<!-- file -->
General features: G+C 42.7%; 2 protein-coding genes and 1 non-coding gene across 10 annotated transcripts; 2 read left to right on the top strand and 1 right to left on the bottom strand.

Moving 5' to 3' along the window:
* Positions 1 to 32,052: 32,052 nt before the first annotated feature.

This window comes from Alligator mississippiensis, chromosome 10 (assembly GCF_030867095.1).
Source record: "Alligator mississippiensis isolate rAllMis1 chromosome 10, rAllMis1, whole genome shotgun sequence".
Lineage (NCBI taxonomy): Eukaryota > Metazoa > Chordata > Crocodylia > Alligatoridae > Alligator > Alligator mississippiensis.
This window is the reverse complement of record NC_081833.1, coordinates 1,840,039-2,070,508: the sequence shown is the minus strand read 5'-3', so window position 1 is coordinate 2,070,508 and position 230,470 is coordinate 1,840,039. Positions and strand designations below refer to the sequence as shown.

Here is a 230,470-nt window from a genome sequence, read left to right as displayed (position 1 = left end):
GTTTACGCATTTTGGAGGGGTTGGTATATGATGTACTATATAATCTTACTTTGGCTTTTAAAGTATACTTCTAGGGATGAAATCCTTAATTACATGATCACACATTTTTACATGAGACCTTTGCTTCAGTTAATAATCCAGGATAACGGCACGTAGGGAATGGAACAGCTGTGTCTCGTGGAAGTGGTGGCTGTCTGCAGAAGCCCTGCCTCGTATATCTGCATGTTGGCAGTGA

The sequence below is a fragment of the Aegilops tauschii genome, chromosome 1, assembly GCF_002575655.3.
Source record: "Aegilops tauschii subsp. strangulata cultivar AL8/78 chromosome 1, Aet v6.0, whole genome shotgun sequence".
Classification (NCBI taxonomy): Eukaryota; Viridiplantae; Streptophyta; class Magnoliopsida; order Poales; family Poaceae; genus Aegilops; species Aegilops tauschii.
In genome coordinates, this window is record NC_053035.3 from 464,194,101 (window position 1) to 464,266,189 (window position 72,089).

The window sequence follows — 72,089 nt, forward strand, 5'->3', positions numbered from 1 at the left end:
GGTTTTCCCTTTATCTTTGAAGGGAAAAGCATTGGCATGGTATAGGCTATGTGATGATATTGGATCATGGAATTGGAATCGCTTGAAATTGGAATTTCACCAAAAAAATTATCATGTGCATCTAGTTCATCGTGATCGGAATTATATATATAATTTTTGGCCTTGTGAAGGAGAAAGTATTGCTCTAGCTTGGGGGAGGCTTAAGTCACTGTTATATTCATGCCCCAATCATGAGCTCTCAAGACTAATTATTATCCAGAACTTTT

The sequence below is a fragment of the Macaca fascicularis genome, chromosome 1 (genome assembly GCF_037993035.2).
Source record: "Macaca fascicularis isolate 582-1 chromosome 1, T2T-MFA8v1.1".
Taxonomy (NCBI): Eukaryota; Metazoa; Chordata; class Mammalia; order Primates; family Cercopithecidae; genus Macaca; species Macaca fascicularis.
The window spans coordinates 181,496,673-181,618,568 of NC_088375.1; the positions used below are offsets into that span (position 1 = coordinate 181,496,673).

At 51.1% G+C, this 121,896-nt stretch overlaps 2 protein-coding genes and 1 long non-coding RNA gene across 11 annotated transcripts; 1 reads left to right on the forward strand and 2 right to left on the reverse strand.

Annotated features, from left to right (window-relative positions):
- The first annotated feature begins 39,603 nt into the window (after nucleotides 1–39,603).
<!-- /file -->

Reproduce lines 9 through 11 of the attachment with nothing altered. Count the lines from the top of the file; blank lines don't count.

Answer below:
GTTTACGCATTTTGGAGGGGTTGGTATATGATGTACTATATAATCTTACTTTGGCTTTTAAAGTATACTTCTAGGGATGAAATCCTTAATTACATGATCACACATTTTTACATGAGACCTTTGCTTCAGTTAATAATCCAGGATAACGGCACGTAGGGAATGGAACAGCTGTGTCTCGTGGAAGTGGTGGCTGTCTGCAGAAGCCCTGCCTCGTATATCTGCATGTTGGCAGTGA

The sequence below is a fragment of the Aegilops tauschii genome, chromosome 1, assembly GCF_002575655.3.
Source record: "Aegilops tauschii subsp. strangulata cultivar AL8/78 chromosome 1, Aet v6.0, whole genome shotgun sequence".